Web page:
With increased ease of genetic testing, there are other problems. Increasing numbers of diseases are known to be associated with certain genetic markers. For example, the mutation in the genes BRCA1 and BRCA2 is known to be strongly associated with breast cancer. Chances are some 80% of women who have the mutation will develop breast cancer sometime in their lives. The gene Factor V Leiden mutation (FVLM) is associated with the risk of developing deep vein thrombosis, or clots in the veins. Should one test relatives of patients who are known to have those genetic abnormalities? Theoretically, knowing one has an abnormal gene can assist in making decisions about treatment and prevention of the disease. It can also assist in making reproductive decisions. Let us say Mr ABC has thrombosis and is found to have FVLM. Should his children and siblings, who have never had thrombosis, be tested? Because they have never had thrombosis, if they were to test positive, it might nevertheless affect their insurance coverage. Should the doctor then tell them to buy the insurance before testing? Is that also ethical? UNESCO in 1997 stated that “no one shall be subjected to discrimination based on genetics that is intended to infringe or has the effect of infringing human rights, fundamental freedoms and human dignity.” Is it therefore right for governments to prohibit the use of any genetic information by insurance companies?
There are now many commercial genetic testing companies where anyone can send his/her own sample for testing. Assuming quality control is such that the chance of any error is minimal, what if the test inadvertently shows that the parents of that person are not his/her real biological parents and he/she does not know it?
Can emotional AI make us better humans?
A recent report in The Wall Street Journal shows that Apple has been working with UCLA to see if an iPhone can detect depression and anxiety via so-called emotion recognition, using facial expressions, patterns of speech and an array of other passive behavior as a data point in determining a user's mental health. However, some scientists say emotional AI rests on faulty assumptions. Image: iStock
In 1951, a poor black American died of cervical cancer. Some of the cells from her cancer were sent for research without her knowledge. Her cells managed to survive and reproduce in culture, and that cell line is now well known as HeLa cells, from her name Henrietta Lacks. HeLa cells have helped advances in the study of cancer, and the development of many drugs. Even the development of COVID vaccines have involved using that cell line. In other words, people have made money out of her cells without her consent. More than that, her medical history is widely known. After more than half a century, people are finally raising questions about the ethics of using cell lines in this manner without the consent of the donor, and about monetary gains from using the cells from another person. The controversy has not ended, even though there are now rules governing consent on the use of specimens from patients for research, as well as the use of data from patients for research. Consent must be obtained.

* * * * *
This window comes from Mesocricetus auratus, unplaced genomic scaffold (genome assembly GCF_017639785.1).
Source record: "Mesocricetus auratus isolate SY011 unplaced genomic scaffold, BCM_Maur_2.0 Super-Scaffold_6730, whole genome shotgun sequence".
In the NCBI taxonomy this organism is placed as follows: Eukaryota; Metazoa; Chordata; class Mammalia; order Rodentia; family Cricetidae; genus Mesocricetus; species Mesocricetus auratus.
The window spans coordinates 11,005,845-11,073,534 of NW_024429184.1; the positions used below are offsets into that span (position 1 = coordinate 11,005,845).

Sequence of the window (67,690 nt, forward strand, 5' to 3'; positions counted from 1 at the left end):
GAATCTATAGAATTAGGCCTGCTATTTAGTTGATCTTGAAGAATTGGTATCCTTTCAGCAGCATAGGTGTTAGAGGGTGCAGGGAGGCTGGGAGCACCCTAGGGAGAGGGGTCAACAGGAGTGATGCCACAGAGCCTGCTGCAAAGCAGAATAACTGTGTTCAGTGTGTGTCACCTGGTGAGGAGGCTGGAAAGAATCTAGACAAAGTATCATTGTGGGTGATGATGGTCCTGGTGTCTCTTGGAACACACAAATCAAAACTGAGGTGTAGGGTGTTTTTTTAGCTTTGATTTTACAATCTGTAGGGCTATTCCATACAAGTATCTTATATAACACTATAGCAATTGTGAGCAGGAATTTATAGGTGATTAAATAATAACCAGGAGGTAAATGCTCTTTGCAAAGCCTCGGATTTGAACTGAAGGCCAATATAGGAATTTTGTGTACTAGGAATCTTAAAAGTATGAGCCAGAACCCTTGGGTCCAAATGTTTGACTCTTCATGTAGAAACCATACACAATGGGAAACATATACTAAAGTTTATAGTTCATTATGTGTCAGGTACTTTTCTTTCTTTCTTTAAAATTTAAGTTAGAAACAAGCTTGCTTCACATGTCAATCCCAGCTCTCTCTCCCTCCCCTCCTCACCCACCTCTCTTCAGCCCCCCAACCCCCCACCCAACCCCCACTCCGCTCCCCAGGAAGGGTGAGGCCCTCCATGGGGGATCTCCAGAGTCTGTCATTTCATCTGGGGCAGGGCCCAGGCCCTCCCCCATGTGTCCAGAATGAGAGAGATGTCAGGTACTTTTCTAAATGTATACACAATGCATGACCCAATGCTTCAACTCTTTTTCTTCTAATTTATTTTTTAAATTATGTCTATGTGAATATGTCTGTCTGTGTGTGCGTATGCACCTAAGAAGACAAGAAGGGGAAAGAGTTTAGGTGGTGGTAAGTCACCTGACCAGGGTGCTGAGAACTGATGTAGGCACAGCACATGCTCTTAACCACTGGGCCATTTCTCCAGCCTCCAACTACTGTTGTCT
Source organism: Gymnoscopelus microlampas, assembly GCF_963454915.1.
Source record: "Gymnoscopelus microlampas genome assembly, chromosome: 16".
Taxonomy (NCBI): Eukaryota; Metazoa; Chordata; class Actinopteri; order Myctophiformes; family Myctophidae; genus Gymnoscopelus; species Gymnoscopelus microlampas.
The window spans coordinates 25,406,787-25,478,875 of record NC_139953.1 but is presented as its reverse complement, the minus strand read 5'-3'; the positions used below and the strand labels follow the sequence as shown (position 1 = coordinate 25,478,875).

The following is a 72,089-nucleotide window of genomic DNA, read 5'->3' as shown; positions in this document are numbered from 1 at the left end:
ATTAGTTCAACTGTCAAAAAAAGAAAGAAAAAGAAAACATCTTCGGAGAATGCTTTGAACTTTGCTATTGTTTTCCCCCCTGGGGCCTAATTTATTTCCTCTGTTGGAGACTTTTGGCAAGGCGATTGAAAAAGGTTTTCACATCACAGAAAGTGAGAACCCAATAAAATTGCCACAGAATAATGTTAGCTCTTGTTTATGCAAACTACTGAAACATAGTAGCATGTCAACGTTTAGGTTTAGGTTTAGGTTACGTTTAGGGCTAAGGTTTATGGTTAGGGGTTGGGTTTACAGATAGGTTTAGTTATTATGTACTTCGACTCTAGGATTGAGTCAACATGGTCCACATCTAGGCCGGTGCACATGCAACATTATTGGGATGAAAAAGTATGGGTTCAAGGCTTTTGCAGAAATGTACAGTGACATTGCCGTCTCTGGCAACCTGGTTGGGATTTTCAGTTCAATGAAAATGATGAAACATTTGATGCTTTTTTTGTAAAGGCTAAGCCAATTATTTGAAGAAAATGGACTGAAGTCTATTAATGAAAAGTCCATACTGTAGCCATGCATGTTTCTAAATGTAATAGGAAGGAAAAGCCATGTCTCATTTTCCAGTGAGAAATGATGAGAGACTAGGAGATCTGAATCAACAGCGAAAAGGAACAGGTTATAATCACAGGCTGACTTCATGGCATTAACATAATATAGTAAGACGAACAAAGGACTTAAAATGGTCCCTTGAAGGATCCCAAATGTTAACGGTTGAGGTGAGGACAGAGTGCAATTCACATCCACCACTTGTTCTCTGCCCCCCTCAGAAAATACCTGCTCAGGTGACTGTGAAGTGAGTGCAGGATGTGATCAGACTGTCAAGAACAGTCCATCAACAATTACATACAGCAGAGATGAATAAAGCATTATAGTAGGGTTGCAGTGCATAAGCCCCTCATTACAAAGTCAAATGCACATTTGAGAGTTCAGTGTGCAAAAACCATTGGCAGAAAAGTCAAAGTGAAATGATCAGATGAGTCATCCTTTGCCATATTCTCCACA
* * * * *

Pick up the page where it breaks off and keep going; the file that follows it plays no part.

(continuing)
The use of AI, and robotics in healthcare will raise new issues. In 2020, Google Health announced in the journal Nature that its AI could read mammograms better than experienced clinicians. In other words, its AI system’s algorithm performed better than human beings. There are a couple of problems. In order to teach an AI system to do anything useful, it has to be trained with a set of data. If the set of data presented is not representative of the population with which it is to be used, the result would not be accurate. If a wrong diagnosis is made, who is to be held accountable? Earlier, I touched on the confidentiality of patients’ data and how patients’ consents must be obtained for a particular research. Given that, it is difficult for an independent party to check the veracity of the dataset used in the development of the algorithm. So in addition to the data bias problem, there is the veracity problem. There is no legislation I know of that is addressing this issue.
Increasingly, robots are being used in hospital to dispense drugs. In Japan, many also serve the function of providing emotional support. There isPako the fluffy robotic seal, and Telenoid, a small humanoid. They provide interaction with the elderly and help relieve their loneliness. We have no idea how prolonged interactions with robots will impact the mental health of the people. Will they also develop ‘robotic behaviours’? Only time and future studies can tell.
There is no doubt technologies have brought many advantages in the area of healthcare. But there remain many ethical issues which have yet to be debated, and guidelines need to be established to deal with those issues.
The other side of the coin
Doctor Robot Dog will see you now Robot manufacturer Boston Dynamics has given its robot dog Spot Mini a new role at Boston’s Brigham and Women’s Hospital amidst the coronavirus outbreak. With an iPad mounted to the top of the robot, it becomes a mobile telemedicine platform, allowing doctors to walk into the rooms of coronavirus patients without risking infection. Does technology run the risk of de-personalising healthcare? Photo by screen capture from video by Farah Dadabhoy / Brigham and Women's Hospital
DR RONALD NG
DR RONALD NG MBBS, FRCP(E), FRCP(G), FAMS is a clinical haematologist with ICON Haematology at Mount Elizabeth Hospital, Singapore. He has held senior teaching positions at Hong Kong University, and at University College Hospital Medical School, London. He was a member of the Singapore National Medical Research Council and is currently a member of an Institutional Review Board (IRB) under the SingHealth Group of Hospitals. He is a Principal Mediator with the Singapore Mediation Centre as well as a State Court Volunteer Mediator. He has wide ranging interests in many subjects, and has completed more than 150 online courses on Coursera and edX, on topics ranging from STEM subjects to philosophy and ethics, including Machine Learning and Artificial Intelligence.